The tax consequences of removing the dividends from the Roth would be an additional benefit: the Roth provided dividends would not count as qualified dividends. As DM mentioned in his post, the 10% and 15% tax brackets pay a 0% tax rate on qualified dividends. Therefore, theoretically, DM could make up to the maximum amount to stay within the 15% tax bracket ($36,250), take an additional $4,000 a year from his Roth dividends, and still pay 0% in income taxes. This benefit would be even more substantial once the Roth portion of his portfolio has a chance to compound even further.

Since DM had only been withdrawing dividends for those 13 years of retirement (given a fixed 3% withdrawal rate at the level of his dividend yield), his stocks had still been gaining 5% a year in my scenario above. Because he had not been touching the underlying capital, the Roth IRA portfolio would be worth $240,764 at year 13.

Then for an approximately 7 year period (ages 54-60), DM would have to rely on the dividend income from his taxable accounts. By retirement year 20 (age 60), there would be an additional 7 years of 5% appreciation compounded with 3% dividend yield resulting in a final portfolio value of $412,626, able to generate $12,379 a year in tax-free dividends. Upon age 59 1/2 he’d be able to then access the entire Roth IRA portfolio however he would want.

The earnings from a Roth IRA can also be used to pay for qualified educational expenses, pay for unreimbursed medical expenses, or health insurance if unemployed. Also, the earnings can be withdrawn via distributions made in substantially equal periodic payments, though this can get complex as DM mentioned. There are other methods to access the money prior to reaching 59 1/2, if it is truly needed. (See Roth IRA Withdrawal Rules)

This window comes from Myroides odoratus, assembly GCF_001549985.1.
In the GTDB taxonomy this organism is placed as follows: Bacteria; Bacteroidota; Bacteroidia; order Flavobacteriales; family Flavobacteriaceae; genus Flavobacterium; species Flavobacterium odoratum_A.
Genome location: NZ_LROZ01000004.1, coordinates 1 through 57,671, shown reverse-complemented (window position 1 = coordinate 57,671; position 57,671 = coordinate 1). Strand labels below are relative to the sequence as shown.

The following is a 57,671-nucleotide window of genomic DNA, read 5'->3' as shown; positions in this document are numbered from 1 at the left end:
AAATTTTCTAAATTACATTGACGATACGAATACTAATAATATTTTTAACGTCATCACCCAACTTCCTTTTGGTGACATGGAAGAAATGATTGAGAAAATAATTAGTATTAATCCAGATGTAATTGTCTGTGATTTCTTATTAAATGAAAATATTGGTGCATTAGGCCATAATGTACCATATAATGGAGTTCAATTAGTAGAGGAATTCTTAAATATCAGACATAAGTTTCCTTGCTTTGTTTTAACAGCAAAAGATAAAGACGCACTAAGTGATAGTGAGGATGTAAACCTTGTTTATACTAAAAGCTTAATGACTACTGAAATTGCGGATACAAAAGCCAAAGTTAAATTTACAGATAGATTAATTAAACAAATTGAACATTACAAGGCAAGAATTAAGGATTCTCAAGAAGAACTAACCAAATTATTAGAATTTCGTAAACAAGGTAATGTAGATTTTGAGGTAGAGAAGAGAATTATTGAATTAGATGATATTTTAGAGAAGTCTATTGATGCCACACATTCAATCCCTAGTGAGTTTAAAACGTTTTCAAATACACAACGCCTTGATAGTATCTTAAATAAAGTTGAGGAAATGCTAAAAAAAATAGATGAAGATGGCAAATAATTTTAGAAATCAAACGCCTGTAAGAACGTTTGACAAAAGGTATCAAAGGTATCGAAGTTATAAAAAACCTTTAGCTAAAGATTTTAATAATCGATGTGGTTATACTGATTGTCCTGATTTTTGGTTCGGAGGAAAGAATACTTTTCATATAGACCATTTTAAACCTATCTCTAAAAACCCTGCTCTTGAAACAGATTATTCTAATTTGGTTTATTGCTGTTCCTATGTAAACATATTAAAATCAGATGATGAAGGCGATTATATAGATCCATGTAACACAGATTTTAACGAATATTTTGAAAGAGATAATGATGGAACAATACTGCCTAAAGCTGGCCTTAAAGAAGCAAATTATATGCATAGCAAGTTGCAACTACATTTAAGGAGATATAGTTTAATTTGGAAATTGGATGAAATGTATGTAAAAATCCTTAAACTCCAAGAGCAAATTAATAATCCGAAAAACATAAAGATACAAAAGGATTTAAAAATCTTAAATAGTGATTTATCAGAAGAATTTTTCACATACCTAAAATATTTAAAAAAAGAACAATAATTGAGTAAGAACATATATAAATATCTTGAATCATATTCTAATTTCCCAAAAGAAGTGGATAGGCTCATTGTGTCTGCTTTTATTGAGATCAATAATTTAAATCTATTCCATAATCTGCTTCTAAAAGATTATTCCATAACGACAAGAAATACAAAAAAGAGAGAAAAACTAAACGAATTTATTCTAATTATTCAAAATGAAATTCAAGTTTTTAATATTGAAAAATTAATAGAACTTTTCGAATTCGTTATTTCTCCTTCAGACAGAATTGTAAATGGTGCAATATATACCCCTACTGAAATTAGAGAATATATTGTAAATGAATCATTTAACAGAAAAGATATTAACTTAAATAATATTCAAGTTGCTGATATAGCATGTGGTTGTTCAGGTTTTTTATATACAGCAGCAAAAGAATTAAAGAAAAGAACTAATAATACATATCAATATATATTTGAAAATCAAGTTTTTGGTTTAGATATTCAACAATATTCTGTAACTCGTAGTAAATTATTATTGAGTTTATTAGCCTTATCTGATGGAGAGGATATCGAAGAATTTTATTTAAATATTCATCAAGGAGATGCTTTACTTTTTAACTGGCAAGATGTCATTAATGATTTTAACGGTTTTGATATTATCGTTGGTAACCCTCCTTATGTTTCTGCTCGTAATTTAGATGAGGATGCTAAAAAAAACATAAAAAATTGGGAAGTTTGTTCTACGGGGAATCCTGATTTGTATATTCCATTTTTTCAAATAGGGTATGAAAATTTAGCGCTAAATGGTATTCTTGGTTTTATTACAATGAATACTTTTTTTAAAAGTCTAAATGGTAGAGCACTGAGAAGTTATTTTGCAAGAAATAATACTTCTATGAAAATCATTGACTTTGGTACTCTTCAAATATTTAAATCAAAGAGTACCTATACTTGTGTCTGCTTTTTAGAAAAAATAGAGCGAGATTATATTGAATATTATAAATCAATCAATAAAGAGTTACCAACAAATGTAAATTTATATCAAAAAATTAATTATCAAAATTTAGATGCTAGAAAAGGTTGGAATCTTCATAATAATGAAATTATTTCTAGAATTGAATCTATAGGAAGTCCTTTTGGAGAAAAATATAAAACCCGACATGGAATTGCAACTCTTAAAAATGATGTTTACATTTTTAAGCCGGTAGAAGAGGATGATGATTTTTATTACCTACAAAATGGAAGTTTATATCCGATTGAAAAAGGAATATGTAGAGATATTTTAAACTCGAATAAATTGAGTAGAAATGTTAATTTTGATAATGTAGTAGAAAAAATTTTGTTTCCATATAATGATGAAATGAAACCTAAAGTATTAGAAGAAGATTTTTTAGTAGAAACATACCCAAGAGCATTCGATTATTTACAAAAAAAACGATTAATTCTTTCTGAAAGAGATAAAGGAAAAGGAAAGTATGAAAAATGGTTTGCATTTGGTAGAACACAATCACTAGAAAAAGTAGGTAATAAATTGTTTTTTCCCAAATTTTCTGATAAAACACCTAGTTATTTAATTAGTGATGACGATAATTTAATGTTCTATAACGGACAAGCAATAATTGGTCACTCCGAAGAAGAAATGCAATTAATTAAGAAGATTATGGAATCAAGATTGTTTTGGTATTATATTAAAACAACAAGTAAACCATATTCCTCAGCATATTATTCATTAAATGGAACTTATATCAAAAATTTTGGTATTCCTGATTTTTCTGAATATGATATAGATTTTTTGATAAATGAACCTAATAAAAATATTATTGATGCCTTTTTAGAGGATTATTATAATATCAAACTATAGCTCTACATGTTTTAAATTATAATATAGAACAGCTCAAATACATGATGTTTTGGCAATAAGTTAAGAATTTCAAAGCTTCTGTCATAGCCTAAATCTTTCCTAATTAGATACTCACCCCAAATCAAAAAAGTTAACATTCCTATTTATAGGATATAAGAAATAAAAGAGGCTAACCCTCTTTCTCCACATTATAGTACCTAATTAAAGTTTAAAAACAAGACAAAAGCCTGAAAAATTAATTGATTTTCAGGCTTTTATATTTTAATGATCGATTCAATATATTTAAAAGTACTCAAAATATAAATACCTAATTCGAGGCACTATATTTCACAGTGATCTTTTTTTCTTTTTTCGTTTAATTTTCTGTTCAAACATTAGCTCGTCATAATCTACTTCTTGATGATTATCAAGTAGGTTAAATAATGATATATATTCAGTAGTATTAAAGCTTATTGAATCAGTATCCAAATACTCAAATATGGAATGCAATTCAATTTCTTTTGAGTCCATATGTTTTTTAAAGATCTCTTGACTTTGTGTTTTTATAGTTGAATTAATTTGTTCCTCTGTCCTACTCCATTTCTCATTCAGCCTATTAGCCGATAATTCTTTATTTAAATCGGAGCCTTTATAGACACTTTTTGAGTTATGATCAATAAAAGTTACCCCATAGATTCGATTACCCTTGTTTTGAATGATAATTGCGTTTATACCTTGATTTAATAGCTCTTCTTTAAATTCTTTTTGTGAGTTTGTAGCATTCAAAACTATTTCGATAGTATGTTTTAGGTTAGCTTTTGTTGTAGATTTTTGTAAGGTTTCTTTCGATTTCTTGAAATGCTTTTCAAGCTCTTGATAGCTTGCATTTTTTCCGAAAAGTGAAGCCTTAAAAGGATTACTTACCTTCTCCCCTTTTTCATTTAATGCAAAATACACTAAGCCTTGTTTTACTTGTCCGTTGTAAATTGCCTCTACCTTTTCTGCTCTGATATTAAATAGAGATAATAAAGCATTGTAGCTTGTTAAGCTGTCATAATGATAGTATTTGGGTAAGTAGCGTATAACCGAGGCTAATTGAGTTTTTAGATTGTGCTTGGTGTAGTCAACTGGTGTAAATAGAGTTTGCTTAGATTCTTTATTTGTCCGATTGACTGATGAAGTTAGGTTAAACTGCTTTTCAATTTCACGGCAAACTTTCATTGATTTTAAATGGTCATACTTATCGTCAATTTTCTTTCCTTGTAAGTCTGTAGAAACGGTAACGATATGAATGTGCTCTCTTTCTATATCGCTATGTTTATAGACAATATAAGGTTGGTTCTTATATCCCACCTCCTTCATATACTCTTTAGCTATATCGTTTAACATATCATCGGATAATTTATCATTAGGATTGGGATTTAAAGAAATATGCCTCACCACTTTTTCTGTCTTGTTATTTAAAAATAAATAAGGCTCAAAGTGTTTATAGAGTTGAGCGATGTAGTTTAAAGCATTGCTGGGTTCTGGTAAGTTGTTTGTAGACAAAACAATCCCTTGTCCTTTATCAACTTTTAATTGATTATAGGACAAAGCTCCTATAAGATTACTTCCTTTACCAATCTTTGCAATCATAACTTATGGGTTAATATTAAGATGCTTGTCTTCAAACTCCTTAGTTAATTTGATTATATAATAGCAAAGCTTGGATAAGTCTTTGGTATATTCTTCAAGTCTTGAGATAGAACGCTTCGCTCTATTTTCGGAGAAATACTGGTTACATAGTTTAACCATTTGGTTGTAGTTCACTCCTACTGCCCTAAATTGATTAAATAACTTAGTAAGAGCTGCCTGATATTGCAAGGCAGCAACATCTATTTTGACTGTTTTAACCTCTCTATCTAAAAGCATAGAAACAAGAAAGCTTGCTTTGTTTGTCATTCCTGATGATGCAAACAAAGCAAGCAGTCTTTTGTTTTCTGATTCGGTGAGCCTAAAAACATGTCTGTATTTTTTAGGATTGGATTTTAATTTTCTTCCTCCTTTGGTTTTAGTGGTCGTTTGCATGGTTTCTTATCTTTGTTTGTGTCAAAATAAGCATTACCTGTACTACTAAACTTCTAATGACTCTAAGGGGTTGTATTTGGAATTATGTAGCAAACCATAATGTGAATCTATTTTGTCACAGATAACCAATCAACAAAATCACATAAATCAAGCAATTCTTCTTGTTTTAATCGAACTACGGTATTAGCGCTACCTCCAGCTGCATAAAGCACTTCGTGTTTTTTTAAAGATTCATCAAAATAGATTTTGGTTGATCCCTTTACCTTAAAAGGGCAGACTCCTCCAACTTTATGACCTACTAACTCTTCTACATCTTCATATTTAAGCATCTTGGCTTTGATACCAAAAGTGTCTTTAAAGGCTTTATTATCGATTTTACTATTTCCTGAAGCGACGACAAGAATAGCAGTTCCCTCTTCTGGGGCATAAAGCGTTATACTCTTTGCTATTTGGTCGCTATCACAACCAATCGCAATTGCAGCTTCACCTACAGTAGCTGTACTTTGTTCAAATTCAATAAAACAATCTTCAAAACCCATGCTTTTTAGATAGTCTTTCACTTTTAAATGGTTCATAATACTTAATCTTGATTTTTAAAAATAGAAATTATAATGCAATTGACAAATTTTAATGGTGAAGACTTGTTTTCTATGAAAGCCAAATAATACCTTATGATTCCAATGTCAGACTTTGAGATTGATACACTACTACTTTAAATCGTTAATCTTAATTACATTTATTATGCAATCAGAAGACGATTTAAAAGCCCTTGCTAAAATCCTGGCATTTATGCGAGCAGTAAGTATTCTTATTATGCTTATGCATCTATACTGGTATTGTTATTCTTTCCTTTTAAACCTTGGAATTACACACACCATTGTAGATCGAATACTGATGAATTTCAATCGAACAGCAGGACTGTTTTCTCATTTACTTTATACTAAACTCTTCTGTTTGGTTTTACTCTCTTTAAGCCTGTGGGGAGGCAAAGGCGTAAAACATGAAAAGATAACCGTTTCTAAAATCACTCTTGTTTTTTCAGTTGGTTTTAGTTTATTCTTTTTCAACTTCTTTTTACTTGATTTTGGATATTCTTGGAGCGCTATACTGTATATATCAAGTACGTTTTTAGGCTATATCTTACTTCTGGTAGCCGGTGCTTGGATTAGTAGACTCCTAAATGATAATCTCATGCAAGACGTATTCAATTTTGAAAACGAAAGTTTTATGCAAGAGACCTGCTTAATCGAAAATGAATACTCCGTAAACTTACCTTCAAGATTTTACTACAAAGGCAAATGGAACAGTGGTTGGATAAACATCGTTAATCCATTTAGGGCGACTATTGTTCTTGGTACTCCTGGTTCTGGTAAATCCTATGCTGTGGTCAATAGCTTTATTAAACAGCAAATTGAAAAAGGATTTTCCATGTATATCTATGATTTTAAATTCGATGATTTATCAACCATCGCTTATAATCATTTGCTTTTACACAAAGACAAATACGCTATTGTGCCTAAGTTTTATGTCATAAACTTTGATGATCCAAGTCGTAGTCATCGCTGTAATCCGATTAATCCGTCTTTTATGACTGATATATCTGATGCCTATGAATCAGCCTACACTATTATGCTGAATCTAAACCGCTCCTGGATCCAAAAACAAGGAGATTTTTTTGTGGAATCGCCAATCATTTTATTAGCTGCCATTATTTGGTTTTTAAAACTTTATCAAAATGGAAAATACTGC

Retire Before Dad discusses his use of the Roth IRA here: Utilize the Roth IRA as an Early Retirement Tool


Important Note: I think the method discussed above of harvesting the dividends to remove the initial contribution is valid. I’m still awaiting clarification on this. I know that contributions can be removed at any time without penalty (since the taxes have already been paid). What is a little less clear is that if the original money is somehow earmarked and that is only what can be removed penalty free. As long as the dividends and earnings that exceed the original contribution are left in the Roth IRA, I think it should be alright. I’ll update this post as I learn more.

Point one: This article from Pioneer Investments states:

Assume you contribute $5,500 to a Roth IRA. In this case, a dividend of $150 is paid to your account; however, its overall value declines by $200, which leaves $5,450 in the account. You can withdraw that entire $5,450 tax-free at any time, since you are not taking out more than your original investment.

By this logic, it would appear that the money can be removed by any means just as long are “you are not taking out more than your original investment.”

Point two: Even if my method of dividend harvesting doesn’t work, you could still sell off an amount of stock equal to the dividend amount, thereby removing the original contribution and yet allowing the dividends to accumulate.